Why I Prefer Teaching ESL to Individuals Rather than Groups
In the field of teaching and all its many styles there are none more binary as teaching a single individual versus a group of individuals. Any teacher who has taught in both environments will soon discover that there are many differences, benefits, and drawbacks associated with teaching ESL on a one-to-one basis.
This post was written by our TEFL certification graduate Chase E.
The Many Benefits of Teaching One-to-One
When a teacher is teaching only one individual they can focus on their specific needs and wants, which is an incredible boon for the student’s growth. Teaching one-to-one has many benefits for both the teacher and students alike; one of the greatest being the friendly relationship between teacher and student that can only be forged in a interpersonal one-to-one setting. Once this strong teacher/student relationship is built, the other benefits of teaching one-to-one such as student motivation, ease of feedback and the effectiveness of custom lessons can only be enhanced.
For example, a student of mine, who loves sweets but has been plagued with chronic problems with weight, was having trouble understanding the word “temptation”. So, I related her experience outside of the classroom to that word enabling me to make the meaning of “temptation” real to her using her love of cakes. The one-to-one environment allows the teacher to give the student 100 percent of their attention, prime feedback and use effective custom lessons that maximize on the student’s experiences.
The Downsides of Teaching One-to-One
Even though there are many positives to teaching students one-to-one, no style of teaching is perfect and teaching single individuals does have some drawbacks. Most of the issues associated with one-to-one teaching are caused by simply not having any other students in the class. One of the most common complaints among ESL teachers is the loss of classroom dynamics. With the presence of other students to connect with and bounce ideas off a student will not only learn from the teacher but also from other peers. From my experience in the classroom I have learned that students like to feel special by being able to help each other. I have also found that each student learns differently from their fellow students. When the classroom dynamics fall onto the teacher, a few issues can more easily arise; such as it may be boring to interact with the same person every time or different personalities may clash causing conflict.
Other drawbacks of teaching students one-to-one is that it’s obviously not possible to do many traditional class activities because they are mostly designed for a group setting. For example, in a class conducted using the ESA (Engage, Study and Activate) teaching method it is very common to have students working in groups or pairs in the study session and especially in the activate session. A major benefit of group/pair work is that by using the strong students to help the weaker ones the class can autonomously improve their own skills, build confidence, connect, and have more recreational elements to engage with in the process. For that reason and others, very few dedicated teaching resources have been created for one-to-one classes. Frequently, a lack of materials requires the teacher to be more creative and design their own.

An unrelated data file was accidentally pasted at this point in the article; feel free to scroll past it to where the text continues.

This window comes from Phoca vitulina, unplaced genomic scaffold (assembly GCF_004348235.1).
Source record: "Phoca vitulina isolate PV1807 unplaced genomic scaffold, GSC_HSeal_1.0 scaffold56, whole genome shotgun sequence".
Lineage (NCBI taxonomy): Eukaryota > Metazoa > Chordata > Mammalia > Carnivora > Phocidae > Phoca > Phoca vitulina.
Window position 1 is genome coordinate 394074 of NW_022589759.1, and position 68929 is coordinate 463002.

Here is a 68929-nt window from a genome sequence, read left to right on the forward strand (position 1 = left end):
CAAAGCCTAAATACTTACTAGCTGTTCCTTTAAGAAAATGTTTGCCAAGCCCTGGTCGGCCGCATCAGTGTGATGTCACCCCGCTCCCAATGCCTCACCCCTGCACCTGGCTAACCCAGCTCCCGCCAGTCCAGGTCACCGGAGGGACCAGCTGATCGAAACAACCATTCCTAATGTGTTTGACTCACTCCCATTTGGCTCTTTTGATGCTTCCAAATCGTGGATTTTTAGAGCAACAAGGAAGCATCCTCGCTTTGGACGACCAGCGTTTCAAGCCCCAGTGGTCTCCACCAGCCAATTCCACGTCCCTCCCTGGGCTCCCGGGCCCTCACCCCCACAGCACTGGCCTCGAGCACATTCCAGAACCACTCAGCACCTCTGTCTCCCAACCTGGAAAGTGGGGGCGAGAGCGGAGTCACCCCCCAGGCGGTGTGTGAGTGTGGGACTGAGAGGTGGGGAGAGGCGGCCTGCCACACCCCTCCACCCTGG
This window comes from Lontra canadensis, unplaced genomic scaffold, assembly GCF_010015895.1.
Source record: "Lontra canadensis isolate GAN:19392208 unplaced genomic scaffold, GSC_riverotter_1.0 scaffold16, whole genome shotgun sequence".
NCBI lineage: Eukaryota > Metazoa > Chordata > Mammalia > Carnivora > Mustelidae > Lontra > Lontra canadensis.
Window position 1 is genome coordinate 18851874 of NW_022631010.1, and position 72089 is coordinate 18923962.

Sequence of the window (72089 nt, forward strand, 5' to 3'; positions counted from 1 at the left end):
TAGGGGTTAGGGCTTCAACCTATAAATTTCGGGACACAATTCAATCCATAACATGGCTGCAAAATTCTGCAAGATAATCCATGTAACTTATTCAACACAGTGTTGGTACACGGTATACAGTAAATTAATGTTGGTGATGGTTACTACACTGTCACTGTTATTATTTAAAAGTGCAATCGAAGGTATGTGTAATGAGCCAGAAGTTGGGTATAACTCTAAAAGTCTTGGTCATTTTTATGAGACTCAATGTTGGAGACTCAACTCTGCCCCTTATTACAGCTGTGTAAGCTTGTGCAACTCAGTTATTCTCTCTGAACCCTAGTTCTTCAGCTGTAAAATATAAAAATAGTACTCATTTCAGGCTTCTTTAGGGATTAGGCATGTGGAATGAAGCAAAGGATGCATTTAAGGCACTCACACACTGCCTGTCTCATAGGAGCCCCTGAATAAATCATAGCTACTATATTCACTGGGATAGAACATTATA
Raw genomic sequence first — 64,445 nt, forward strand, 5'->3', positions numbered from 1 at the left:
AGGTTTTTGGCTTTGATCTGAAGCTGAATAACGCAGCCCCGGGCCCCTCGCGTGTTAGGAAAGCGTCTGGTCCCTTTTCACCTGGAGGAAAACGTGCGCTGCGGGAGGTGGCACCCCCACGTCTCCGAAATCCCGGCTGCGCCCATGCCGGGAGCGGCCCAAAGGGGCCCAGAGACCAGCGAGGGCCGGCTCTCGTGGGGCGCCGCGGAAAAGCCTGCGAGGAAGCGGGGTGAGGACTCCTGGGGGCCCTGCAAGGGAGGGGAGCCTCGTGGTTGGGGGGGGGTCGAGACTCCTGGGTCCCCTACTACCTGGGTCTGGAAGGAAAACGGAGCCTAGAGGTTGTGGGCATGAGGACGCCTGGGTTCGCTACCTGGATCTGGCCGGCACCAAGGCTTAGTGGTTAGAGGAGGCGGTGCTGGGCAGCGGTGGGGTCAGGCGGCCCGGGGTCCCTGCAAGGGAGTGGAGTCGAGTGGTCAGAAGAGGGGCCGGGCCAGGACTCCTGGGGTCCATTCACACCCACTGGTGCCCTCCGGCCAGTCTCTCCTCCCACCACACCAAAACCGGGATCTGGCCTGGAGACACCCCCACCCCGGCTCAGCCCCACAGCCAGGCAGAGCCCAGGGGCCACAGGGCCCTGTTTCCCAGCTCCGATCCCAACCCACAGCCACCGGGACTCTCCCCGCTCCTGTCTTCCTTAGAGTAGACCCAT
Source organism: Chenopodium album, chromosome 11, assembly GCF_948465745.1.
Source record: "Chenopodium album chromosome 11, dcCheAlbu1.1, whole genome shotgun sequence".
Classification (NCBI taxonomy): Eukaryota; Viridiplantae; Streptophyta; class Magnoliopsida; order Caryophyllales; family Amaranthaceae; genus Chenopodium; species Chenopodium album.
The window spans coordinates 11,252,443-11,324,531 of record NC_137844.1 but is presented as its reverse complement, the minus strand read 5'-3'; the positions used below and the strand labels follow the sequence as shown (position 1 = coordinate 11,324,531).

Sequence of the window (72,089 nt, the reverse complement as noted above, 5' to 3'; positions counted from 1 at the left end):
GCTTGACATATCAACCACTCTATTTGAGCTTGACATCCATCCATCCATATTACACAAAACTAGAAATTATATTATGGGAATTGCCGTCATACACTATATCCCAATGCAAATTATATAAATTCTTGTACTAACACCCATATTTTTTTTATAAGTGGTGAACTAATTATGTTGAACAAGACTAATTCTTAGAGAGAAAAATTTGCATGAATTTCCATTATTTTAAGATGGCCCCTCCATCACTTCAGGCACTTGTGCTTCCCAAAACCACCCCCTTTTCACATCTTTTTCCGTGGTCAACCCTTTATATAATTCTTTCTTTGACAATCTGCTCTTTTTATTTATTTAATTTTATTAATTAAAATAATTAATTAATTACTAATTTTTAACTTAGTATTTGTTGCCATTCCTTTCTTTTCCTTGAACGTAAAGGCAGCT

Teaching Groups or Teaching Individuals, Which Do You Prefer?
Every teacher will have their own preferences regarding the style of classroom they enjoy teaching in more. Teaching students one-to-one can cause you to lose many of the benefits that can be gained by teaching in a group, but it can also bring many positives that simply can’t be ignored. When it’s just the teacher and student, they can’t depend on others to help in the learning process. Therefore, they must put in 100% of the work and work together to succeed. If they achieve this through effort and understanding, the learning experience will fulfill the needs and wants of the student more efficiently than any group course. That is why I personally prefer teaching in a one-to-one environment.
Also read: Top Tips for Teaching English One-on-One
Are you ready to teach English on a one-to-one basis?
Speak with an ITTT advisor today to put together your personal plan for teaching English abroad.
Send us an email or call us toll-free at 1-800-490-0531 to speak with an ITTT advisor today.
- My Personal Teaching Experience - The Different Roles of an ESL Teacher
- In-class and online TEFL/TESOL courses: What’s the Difference?
- Differences in Teaching Monolingual and Multilingual EFL Groups
- 5 Keywords to Increase Your Confidence in the Classroom as a Teacher
- The Lowdown on Teaching English Abroad With a Family
- Top Tips for Teaching English in Europe